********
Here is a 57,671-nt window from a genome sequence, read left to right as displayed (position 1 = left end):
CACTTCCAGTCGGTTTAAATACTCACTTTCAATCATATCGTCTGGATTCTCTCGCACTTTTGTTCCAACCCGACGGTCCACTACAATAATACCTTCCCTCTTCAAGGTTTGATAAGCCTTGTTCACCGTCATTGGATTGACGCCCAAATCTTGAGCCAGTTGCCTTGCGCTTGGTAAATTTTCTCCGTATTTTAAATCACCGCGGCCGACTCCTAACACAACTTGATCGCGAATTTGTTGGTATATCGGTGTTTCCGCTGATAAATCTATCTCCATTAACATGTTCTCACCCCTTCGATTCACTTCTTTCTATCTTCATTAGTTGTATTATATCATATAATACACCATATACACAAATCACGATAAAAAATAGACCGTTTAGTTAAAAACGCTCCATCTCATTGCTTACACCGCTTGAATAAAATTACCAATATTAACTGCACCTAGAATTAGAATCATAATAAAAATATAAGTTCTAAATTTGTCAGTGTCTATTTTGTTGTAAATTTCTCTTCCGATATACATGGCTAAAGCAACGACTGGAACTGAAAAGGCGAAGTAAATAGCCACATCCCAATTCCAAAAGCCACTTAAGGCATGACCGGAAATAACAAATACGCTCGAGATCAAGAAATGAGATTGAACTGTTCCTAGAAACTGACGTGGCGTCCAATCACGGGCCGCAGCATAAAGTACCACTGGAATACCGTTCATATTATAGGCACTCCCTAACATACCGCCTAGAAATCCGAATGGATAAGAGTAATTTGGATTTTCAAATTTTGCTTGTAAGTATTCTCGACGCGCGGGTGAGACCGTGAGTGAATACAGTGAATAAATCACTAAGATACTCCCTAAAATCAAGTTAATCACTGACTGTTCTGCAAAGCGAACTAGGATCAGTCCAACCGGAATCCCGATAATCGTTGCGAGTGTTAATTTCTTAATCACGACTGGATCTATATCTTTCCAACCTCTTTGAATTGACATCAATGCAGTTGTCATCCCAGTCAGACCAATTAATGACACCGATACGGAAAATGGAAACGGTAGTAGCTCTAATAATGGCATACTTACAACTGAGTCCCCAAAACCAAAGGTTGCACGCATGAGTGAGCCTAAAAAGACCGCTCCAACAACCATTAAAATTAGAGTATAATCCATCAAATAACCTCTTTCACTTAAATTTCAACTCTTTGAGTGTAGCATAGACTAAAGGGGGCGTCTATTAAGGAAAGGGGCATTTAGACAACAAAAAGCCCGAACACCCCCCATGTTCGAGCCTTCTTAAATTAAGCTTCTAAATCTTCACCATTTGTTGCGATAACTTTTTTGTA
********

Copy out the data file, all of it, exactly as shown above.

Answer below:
Here is a 57,671-nt window from a genome sequence, read left to right as displayed (position 1 = left end):
CACTTCCAGTCGGTTTAAATACTCACTTTCAATCATATCGTCTGGATTCTCTCGCACTTTTGTTCCAACCCGACGGTCCACTACAATAATACCTTCCCTCTTCAAGGTTTGATAAGCCTTGTTCACCGTCATTGGATTGACGCCCAAATCTTGAGCCAGTTGCCTTGCGCTTGGTAAATTTTCTCCGTATTTTAAATCACCGCGGCCGACTCCTAACACAACTTGATCGCGAATTTGTTGGTATATCGGTGTTTCCGCTGATAAATCTATCTCCATTAACATGTTCTCACCCCTTCGATTCACTTCTTTCTATCTTCATTAGTTGTATTATATCATATAATACACCATATACACAAATCACGATAAAAAATAGACCGTTTAGTTAAAAACGCTCCATCTCATTGCTTACACCGCTTGAATAAAATTACCAATATTAACTGCACCTAGAATTAGAATCATAATAAAAATATAAGTTCTAAATTTGTCAGTGTCTATTTTGTTGTAAATTTCTCTTCCGATATACATGGCTAAAGCAACGACTGGAACTGAAAAGGCGAAGTAAATAGCCACATCCCAATTCCAAAAGCCACTTAAGGCATGACCGGAAATAACAAATACGCTCGAGATCAAGAAATGAGATTGAACTGTTCCTAGAAACTGACGTGGCGTCCAATCACGGGCCGCAGCATAAAGTACCACTGGAATACCGTTCATATTATAGGCACTCCCTAACATACCGCCTAGAAATCCGAATGGATAAGAGTAATTTGGATTTTCAAATTTTGCTTGTAAGTATTCTCGACGCGCGGGTGAGACCGTGAGTGAATACAGTGAATAAATCACTAAGATACTCCCTAAAATCAAGTTAATCACTGACTGTTCTGCAAAGCGAACTAGGATCAGTCCAACCGGAATCCCGATAATCGTTGCGAGTGTTAATTTCTTAATCACGACTGGATCTATATCTTTCCAACCTCTTTGAATTGACATCAATGCAGTTGTCATCCCAGTCAGACCAATTAATGACACCGATACGGAAAATGGAAACGGTAGTAGCTCTAATAATGGCATACTTACAACTGAGTCCCCAAAACCAAAGGTTGCACGCATGAGTGAGCCTAAAAAGACCGCTCCAACAACCATTAAAATTAGAGTATAATCCATCAAATAACCTCTTTCACTTAAATTTCAACTCTTTGAGTGTAGCATAGACTAAAGGGGGCGTCTATTAAGGAAAGGGGCATTTAGACAACAAAAAGCCCGAACACCCCCCATGTTCGAGCCTTCTTAAATTAAGCTTCTAAATCTTCACCATTTGTTGCGATAACTTTTTTGTA